guest post by Carol Bryant of FIDO Friendly
Ready for liftoff? With this handy info, now Fido is, too.
Suitcases? Check. Identification? Check. Boarding pass? Check. Room for Fido? Really?
These days, flying can be daunting for even the most well-traveled passenger; airport security screening alone is, understandably, time consuming. Can Fido pass security? How will he get there? With some pre-planning, careful thought and exploration of options and restrictions, you need not leave neither leash nor best friend behind.
First and foremost, be certain that Fido is accustomed to travel. How does Fido handle a car ride? Has he flown before? Is he a nervous Ned or cool as a cucumber? If Fido doesn’t do well with strangers, new situations, being handled and/or travel in general, it’s best to not have him fly.
Make his kennel a home away from home. Include a blanket with his and your scent on it for warmth and cozying up. Familiarize Fido with the transport kennel well in advance, as dogs are creatures of habit and territory.
Provide food and water hours before the flight. Never fly a pet on a full stomach. It may be a while before they can properly relieve themselves and a full tummy doesn’t bode well for many canine travelers.
Avoid sedatives. While initially calming Fido’s nerves, they can also do harm to internal body temperature and cause unexpected side effects when mixed with higher altitudes. A sedated dog is also unable to brace himself during transport or turbulence, increasing his chance of injury. Brachiocephalic (flat-faced) breeds (e.g., pugs and bulldogs) would probably do best not flying due to respiratory issues that escalate in the air.
Safety is of utmost concern when deciding if and how to fly your trusted canine companion. Some items of consideration to guide in your travel decision making include finding out:
Are pets allowed in the cabin? If so, is there a weight/size restriction?
If pets are to travel as cargo, will they be checked on? Provided water? How many times will they be handled? Are there any layovers or transfers where cargo will be placed in an environment that is not climate controlled?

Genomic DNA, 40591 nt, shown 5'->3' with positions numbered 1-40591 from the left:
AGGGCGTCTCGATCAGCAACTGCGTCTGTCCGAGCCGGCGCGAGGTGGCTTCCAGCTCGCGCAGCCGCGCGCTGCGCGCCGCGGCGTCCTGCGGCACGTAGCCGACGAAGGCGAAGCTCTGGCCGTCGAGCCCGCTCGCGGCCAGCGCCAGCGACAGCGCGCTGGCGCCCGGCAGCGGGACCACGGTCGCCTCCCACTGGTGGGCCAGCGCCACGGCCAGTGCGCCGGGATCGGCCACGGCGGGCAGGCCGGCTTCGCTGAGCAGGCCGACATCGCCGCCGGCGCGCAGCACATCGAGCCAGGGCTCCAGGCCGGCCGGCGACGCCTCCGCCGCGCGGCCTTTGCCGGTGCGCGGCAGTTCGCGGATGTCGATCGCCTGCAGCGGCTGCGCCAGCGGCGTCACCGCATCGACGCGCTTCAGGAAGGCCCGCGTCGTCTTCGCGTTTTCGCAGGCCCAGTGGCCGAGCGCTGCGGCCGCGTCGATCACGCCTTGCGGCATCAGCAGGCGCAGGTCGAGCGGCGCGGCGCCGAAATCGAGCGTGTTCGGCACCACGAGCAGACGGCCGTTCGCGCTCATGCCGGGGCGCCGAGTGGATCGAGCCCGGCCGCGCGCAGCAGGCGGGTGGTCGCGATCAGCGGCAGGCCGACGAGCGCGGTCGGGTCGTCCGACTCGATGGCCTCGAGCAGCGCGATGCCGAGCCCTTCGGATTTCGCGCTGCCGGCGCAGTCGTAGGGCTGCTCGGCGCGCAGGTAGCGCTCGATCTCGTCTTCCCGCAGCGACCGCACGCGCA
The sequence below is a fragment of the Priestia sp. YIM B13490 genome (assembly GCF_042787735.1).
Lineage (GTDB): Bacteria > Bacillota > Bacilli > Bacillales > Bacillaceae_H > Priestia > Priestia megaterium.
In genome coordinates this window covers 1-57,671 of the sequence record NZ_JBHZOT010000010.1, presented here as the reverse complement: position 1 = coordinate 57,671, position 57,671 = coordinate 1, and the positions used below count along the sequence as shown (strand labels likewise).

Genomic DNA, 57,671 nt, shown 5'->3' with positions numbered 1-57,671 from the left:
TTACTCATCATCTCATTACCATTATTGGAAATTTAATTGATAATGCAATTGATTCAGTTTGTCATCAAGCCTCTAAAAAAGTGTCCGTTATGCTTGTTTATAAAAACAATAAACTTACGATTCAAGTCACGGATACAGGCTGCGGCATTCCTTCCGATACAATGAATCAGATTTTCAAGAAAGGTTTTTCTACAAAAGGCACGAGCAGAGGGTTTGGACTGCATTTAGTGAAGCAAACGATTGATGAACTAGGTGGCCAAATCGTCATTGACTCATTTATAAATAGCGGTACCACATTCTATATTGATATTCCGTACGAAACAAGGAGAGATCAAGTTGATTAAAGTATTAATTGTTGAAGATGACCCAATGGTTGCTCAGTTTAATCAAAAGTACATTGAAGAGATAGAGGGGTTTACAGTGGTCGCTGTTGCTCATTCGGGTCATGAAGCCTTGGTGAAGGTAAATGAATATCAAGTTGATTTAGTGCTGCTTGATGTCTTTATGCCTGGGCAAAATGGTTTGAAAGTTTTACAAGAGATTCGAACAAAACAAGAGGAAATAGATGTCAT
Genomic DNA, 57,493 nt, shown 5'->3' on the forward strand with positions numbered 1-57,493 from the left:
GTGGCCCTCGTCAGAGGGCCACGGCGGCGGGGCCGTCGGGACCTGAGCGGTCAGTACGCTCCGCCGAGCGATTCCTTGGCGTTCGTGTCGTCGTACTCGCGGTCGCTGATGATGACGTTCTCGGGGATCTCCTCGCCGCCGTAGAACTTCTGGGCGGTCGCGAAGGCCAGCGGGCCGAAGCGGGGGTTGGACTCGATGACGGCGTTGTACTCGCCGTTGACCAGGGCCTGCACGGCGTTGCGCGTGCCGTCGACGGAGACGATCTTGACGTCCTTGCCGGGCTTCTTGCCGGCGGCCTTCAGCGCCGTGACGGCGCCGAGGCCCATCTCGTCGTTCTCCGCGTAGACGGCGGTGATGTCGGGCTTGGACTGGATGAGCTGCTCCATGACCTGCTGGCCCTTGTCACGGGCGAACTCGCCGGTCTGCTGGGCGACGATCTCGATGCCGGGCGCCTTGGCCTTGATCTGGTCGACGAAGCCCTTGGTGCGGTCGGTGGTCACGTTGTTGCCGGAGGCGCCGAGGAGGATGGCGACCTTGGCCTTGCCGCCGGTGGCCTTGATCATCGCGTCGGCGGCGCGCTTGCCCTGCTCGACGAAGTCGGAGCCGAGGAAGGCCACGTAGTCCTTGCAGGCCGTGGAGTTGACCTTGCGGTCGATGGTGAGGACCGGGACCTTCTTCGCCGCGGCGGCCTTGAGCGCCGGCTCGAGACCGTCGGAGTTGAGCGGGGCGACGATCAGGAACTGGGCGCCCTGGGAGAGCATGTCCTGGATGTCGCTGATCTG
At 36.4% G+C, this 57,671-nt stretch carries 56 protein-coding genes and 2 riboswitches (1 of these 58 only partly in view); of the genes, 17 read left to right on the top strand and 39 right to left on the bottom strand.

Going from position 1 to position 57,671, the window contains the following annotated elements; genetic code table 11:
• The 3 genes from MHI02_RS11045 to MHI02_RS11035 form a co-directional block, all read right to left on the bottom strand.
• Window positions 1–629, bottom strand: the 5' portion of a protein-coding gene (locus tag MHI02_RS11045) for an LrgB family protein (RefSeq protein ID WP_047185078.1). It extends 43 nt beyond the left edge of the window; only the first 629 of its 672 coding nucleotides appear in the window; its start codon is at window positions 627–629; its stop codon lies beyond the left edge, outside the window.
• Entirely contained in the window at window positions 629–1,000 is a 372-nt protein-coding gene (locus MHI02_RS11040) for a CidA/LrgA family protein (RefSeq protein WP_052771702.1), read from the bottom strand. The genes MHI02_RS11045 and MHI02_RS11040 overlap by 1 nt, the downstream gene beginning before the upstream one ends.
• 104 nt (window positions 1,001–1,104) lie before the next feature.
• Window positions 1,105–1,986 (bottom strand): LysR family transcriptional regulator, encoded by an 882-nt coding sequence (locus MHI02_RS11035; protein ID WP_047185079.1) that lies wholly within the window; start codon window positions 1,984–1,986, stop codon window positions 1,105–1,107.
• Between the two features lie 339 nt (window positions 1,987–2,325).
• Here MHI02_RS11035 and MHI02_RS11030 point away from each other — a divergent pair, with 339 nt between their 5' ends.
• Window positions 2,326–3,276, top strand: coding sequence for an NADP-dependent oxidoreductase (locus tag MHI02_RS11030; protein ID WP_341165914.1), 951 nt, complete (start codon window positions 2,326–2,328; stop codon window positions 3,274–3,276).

Is my pet’s crate IATA compliant? Is my dog up-to-date on vaccines, examinations and any healthcare issues? Do I have proper documentation to prove this?
Additionally, try to avoid excursions during hotter months where flying occurs midday, when temperatures are at their peak. In the event of delays, traveling on the same flight as Fido prevents problems.
Airline policies vary, so be sure and check ahead for restrictions, limitations and safety concerns. The Transportation Security Administration (TSA) is clear that pets will not be placed through an x-ray machine, but carriers may be screened.
Other last-minute precautions include trimming Fido’s nails to avoid them hooking on the kennel/crate door. A sturdy collar and two identification tags should be visible. Why two tags? One should have home information and the other should include information on Fido’s destination. He can’t speak for himself, after all.
Last but not least, talk to Fido’s veterinarian before flying. Plan ahead and find out where emergency clinics are located at your chosen destination. Keep a log of this information in your carry-on bag. The right attitude will keep both Fido and guardian soaring to high altitudes and touching down safely in no time.
The March/April issue of FIDO Friendly magazine tackles airport dog parks and the who’s who and what’s what of FIDO Friendly airline travel in depth. Be sure to check it out. BlogPaws readers get 20% off their one-year subscription with coupon code DEXTER at checkout.